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Albert Camus The Myth Of Sisyphus Essay

Albert Camus? ?The Myth Of Sisyphus? Essay, Research Paper Albert Camus? essay, ?The Myth Of Sisyphus? is an insightful analysis of the classic work, ?The Myth Of Sisyphus?. In some regards Camus? view of Sisyphus can seem quite accurate and in tune with the original text, but based on Camus? interpretation of the justness of Sisyphus? punishment, it is clear that the writer has some different ideas as well.

Albert Camus? ?The Myth Of Sisyphus? Essay, Research Paper

Albert Camus? essay, ?The Myth Of Sisyphus? is an insightful analysis of the classic work, ?The Myth Of Sisyphus?. In some regards Camus? view of Sisyphus can seem quite accurate and in tune with the original text, but based on Camus? interpretation of the justness of Sisyphus? punishment, it is clear that the writer has some different ideas as well. Camus concludes that this punishment does not have the effect the Gods had intended, and ultimately the tragic hero must be seen as being ?happy?. This is his greatest departure from the intent of the original myth wherein the reader is left with the feeling that Sisyphus? punishment can be seen as appropriate and just.

As his punishment for repeatedly outwitting the Gods, Sisyphus is forced to roll a great rock up a steep hill only to have it roll back down each time he reaches the top, forever condemned to repeat the process over and over again. It is this punishment that Camus is most focused on, as the topic of Sisyphus? trickery only comes up to give the reader some background on the story. It is unusual however that Camus considers this punishment as an, ?unspeakable penalty in which the whole being is exerted toward accomplishing nothing?, and at the same time assumes that; ?The struggle itself towards the heights is enough to fill a man?s heart.? The gratification that one might find through hard work could certainly be seen as an accomplishment, but it?s hard to see how this pertains to Sisyphus. Camus states that, ?the workman of today works every day in his life at the same tasks?, and that his fate is, ?no less absurd.? If a man whistles while performing his laborious job it is only because it is assumed that the fruits of his labors will be recognized and rewarded, if only with a paycheck. For Sisyphus there is no reward, and certainly no means to an end.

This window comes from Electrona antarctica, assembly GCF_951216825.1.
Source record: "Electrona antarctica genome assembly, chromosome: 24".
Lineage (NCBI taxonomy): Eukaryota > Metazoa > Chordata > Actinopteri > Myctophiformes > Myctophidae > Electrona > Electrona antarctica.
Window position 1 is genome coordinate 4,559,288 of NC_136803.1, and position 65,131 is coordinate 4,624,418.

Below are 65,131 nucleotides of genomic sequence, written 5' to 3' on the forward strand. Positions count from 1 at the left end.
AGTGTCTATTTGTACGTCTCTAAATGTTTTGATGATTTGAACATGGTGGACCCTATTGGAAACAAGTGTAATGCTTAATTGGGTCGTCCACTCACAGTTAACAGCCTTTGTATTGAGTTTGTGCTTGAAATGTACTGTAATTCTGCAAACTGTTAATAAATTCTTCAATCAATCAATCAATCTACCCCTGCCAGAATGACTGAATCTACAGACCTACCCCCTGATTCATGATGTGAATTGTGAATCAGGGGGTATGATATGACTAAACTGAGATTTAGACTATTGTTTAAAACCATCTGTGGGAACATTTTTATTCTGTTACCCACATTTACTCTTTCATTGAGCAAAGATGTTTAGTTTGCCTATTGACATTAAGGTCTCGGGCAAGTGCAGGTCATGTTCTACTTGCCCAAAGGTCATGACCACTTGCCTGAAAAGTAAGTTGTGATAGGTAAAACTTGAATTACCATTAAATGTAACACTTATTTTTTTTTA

As the extent of Sisyphus? punishment is only described in the original story by a single sentence, Camus takes great pains in describing the psychological effects it has on Sisyphus, and the mental state he must be in to endure such an ordeal. In describing this, Camus focuses on the point at which Sisyphus makes his decent back to gather his great rock. It is at this point that Camus makes clear as to why he considers Sisyphus an ?absurd hero?. Assuming that this punishment can only be considered tragic if Sisyphus becomes conscious of it, Camus points out that it is during this descent that our main character becomes aware of his awful state, and in doing so becomes, ?superior to his fate. He is stronger than his rock.? Camus suggests that Sisyphus is at ease with this punishment because in this ?absurd? universe, man?s fate is the only thing that can be shaped by man, and in doing so, that fate belongs to man. Sisyphus? rock belongs to him.

If it is possible to see Sisyphus as conscious during his descent, then it is surely possible that he is aware of his predicament during his grueling ascent as well. Is Sisyphus not ?conscious? of the horrible punishment that he has been handed by the Gods as he makes his way up the hill with his rock? It is his ascent that allows the reader of the original story to remember what this act is supposed to represent, and it is the ascent that Camus, although he describes it physically, fails to mention. Sisyphus? punishment is supposed to be viewed as futile and apt. In this way the story?s message is held intact. It is probably for this reason that the original myth makes little mention of the punishment itself.

It?s easy to see based on his essay; Albert Camus would have liked Sisyphus to have one more trick up his sleeve. Instead of a just punishment, Camus sees it as Sisyphus? greatest victory over the Gods, but it is not clear whether this is what the original text was meant to represent. Camus states that, ?myths are made for the imagination to breathe life into them?, and he surely takes advantage of this. If it is true that Sisyphus truly owns his fate and is the master of his own ?absurd? universe, then that should be seen as his greatest punishment of all, for it does not amount to very much, and as Camus himself pointed out, ?the rock is still rolling.?

Bierlein, J.F. ?The Myth Of Sisyphus.? Lives Through Literature A Thematic

Anthology (3rd ed.). Helane Levine Keating and Walter Levy. New Jersey:

Prentice Hall, 2001. 1042-43.

Camus, Albert. ?The Myth Of Sisyphus.? Lives Through Literature A Thematic

Anthology (3rd ed.). Helane Levine Keating and Walter Levy. New Jersey:

Prentice Hall, 2001. 1044-46.

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